FIG. 1 illustrates an exemplary set top box in which the systems and methods of the present invention may be implemented;

FIG. 2 is a block diagram that illustrates how a remote task is generated and delivered to a set top box where it is implemented; and

FIG. 3 is a block diagram that illustrates a task service for remotely requesting and scheduling a task.

DETAILED DESCRIPTION OF THE PREFERRED EMBODIMENTS

The present invention relates to systems and methods for remotely scheduling a task that can be scheduled on a set top box or on a client system. In particular, the present invention allows users to access a website that provides program guide data and request a task using the provided program guide data. The task, after it has been remotely requested or scheduled, is communicated to the set top box using, for example, satellite bandwidth, or other network connections such as Ethernet. The set top boxes detect the notifications and implement the remotely requested tasks.

The embodiments of the present invention may comprise a special purpose or general purpose computer including various computer hardware, as discussed in greater detail below. Set top boxes that enhance the capabilities of conventional televisions represent an example of a special purpose computer. Exemplary set top boxes include, but are not limited to, satellite receivers, cable boxes, digital video recorders, video cassette recorders, and the like and any combination thereof. Thus, a satellite receiver coupled with a digital video recorder, as separate boxes or as an integral unit, is within the scope of a set top box. The embodiments may further comprise multiple computers linked in a networked environment.

Embodiments within the scope of the present invention also include computer-readable media for carrying or having computer-executable instructions or data structures stored thereon. Such computer-readable media can be any available media that can be accessed by a general purpose or special purpose computer. By way of example, and not limitation, such computer-readable media can comprise physical storage media such as RAM, ROM, EEPROM, CD-ROM or other optical disk storage, magnetic disk storage or other magnetic storage devices, or any other medium that can be used to carry or store desired program code means in the form of computer-executable instructions or data structures and that can be accessed by a general purpose or special purpose computer. When information is transferred or provided over a network or another communications connection (either hardwired, wireless, or a combination of hardwired or wireless) to a computer, the computer properly views the connection as a computer-readable medium. Thus, such a connection is also properly termed a computer-readable medium. Combinations of the above should also be included within the scope of computer-readable media. Computer-executable instructions comprise, for example, instructions and data which cause a general purpose computer, special purpose computer, or special purpose processing device to perform a certain function or group of functions.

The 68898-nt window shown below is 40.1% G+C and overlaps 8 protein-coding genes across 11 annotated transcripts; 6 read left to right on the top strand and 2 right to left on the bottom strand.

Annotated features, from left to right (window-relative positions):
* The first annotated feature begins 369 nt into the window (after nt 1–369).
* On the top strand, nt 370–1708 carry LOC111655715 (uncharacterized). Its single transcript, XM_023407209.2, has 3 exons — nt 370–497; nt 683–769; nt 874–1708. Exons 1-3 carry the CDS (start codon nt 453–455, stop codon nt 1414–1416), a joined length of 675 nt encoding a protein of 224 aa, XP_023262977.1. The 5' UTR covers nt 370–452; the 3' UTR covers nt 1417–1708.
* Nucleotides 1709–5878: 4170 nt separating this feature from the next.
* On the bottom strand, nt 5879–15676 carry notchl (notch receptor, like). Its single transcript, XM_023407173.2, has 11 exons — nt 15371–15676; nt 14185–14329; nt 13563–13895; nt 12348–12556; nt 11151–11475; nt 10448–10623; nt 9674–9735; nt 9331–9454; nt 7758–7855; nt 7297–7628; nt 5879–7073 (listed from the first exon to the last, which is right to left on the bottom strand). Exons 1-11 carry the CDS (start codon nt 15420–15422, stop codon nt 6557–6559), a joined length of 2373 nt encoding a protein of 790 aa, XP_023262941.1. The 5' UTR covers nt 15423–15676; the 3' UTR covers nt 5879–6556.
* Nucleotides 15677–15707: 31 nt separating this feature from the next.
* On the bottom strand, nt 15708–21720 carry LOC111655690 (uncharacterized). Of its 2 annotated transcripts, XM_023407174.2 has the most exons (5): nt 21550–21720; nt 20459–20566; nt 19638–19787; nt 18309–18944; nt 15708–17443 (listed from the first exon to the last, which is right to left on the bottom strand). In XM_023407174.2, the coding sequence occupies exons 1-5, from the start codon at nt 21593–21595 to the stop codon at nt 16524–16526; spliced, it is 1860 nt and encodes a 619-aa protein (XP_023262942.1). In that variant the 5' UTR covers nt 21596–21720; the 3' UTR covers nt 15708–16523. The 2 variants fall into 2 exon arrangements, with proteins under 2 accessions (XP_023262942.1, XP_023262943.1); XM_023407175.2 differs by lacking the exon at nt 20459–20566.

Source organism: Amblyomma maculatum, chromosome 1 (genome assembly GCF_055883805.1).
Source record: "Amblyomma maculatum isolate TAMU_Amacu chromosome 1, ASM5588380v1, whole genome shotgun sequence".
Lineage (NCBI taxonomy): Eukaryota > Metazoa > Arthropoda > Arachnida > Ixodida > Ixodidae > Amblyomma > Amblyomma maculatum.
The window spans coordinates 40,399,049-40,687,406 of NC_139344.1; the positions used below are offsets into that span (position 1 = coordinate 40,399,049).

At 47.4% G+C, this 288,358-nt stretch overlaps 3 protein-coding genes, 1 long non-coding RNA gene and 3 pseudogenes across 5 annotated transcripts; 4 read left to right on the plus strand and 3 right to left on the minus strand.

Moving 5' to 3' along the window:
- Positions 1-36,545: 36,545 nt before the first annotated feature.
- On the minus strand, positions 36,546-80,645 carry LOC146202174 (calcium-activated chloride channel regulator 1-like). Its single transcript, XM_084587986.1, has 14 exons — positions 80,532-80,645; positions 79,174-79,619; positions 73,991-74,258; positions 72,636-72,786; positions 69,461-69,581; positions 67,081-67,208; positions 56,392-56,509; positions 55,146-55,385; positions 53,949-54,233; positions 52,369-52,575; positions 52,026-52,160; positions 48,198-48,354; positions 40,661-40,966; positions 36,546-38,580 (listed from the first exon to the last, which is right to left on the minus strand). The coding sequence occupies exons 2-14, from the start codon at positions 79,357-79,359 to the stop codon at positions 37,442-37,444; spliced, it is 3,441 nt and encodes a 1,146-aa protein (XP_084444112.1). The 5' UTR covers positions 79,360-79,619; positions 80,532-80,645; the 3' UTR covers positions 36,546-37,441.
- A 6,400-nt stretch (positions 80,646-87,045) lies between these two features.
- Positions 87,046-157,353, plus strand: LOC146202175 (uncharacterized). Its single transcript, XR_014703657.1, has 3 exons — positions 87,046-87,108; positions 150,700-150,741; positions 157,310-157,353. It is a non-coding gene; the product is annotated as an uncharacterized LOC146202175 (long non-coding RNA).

The invention will be described in the general context of computer-executable instructions, such as program modules, being executed by set-top boxes or other computers. Generally, program modules include routines, programs, objects, components, data structures, etc. that perform particular tasks or implement particular abstract data types. Computer-executable instructions, associated data structures, and program modules represent examples of the program code means for executing steps of the methods disclosed herein. The particular sequence of such executable instructions or associated data structures represents examples of corresponding acts for implementing the functions described in such steps.

The present invention is described herein with reference to a satellite system or other systems that have a one way transmission, broadcast or communication channel, but can be applied in other systems including cable television systems where a bi-directional transmission or communication channel may exist.